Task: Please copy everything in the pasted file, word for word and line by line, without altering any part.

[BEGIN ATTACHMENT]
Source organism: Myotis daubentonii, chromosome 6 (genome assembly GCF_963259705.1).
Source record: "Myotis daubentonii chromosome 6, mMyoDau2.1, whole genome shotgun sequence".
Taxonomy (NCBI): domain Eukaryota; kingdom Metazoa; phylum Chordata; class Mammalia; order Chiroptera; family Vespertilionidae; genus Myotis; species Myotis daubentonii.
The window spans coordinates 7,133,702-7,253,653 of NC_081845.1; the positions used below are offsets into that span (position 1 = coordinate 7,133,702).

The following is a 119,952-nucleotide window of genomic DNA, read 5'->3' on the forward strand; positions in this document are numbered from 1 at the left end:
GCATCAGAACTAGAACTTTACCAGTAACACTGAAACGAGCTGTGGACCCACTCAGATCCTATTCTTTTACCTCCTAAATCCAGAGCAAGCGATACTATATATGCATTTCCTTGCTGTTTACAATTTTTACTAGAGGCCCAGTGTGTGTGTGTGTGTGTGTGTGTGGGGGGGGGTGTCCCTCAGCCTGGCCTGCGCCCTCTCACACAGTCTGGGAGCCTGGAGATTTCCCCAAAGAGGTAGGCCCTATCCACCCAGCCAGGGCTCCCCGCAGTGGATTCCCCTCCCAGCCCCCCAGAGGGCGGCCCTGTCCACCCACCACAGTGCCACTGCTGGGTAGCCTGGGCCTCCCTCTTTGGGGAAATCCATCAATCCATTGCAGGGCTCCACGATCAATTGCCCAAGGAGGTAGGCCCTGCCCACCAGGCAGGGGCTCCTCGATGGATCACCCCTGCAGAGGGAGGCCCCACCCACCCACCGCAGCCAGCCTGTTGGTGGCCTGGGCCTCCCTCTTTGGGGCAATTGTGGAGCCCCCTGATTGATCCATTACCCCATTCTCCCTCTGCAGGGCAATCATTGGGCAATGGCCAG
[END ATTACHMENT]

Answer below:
Source organism: Myotis daubentonii, chromosome 6 (genome assembly GCF_963259705.1).
Source record: "Myotis daubentonii chromosome 6, mMyoDau2.1, whole genome shotgun sequence".
Taxonomy (NCBI): domain Eukaryota; kingdom Metazoa; phylum Chordata; class Mammalia; order Chiroptera; family Vespertilionidae; genus Myotis; species Myotis daubentonii.
The window spans coordinates 7,133,702-7,253,653 of NC_081845.1; the positions used below are offsets into that span (position 1 = coordinate 7,133,702).

The following is a 119,952-nucleotide window of genomic DNA, read 5'->3' on the forward strand; positions in this document are numbered from 1 at the left end:
GCATCAGAACTAGAACTTTACCAGTAACACTGAAACGAGCTGTGGACCCACTCAGATCCTATTCTTTTACCTCCTAAATCCAGAGCAAGCGATACTATATATGCATTTCCTTGCTGTTTACAATTTTTACTAGAGGCCCAGTGTGTGTGTGTGTGTGTGTGTGTGGGGGGGGGTGTCCCTCAGCCTGGCCTGCGCCCTCTCACACAGTCTGGGAGCCTGGAGATTTCCCCAAAGAGGTAGGCCCTATCCACCCAGCCAGGGCTCCCCGCAGTGGATTCCCCTCCCAGCCCCCCAGAGGGCGGCCCTGTCCACCCACCACAGTGCCACTGCTGGGTAGCCTGGGCCTCCCTCTTTGGGGAAATCCATCAATCCATTGCAGGGCTCCACGATCAATTGCCCAAGGAGGTAGGCCCTGCCCACCAGGCAGGGGCTCCTCGATGGATCACCCCTGCAGAGGGAGGCCCCACCCACCCACCGCAGCCAGCCTGTTGGTGGCCTGGGCCTCCCTCTTTGGGGCAATTGTGGAGCCCCCTGATTGATCCATTACCCCATTCTCCCTCTGCAGGGCAATCATTGGGCAATGGCCAG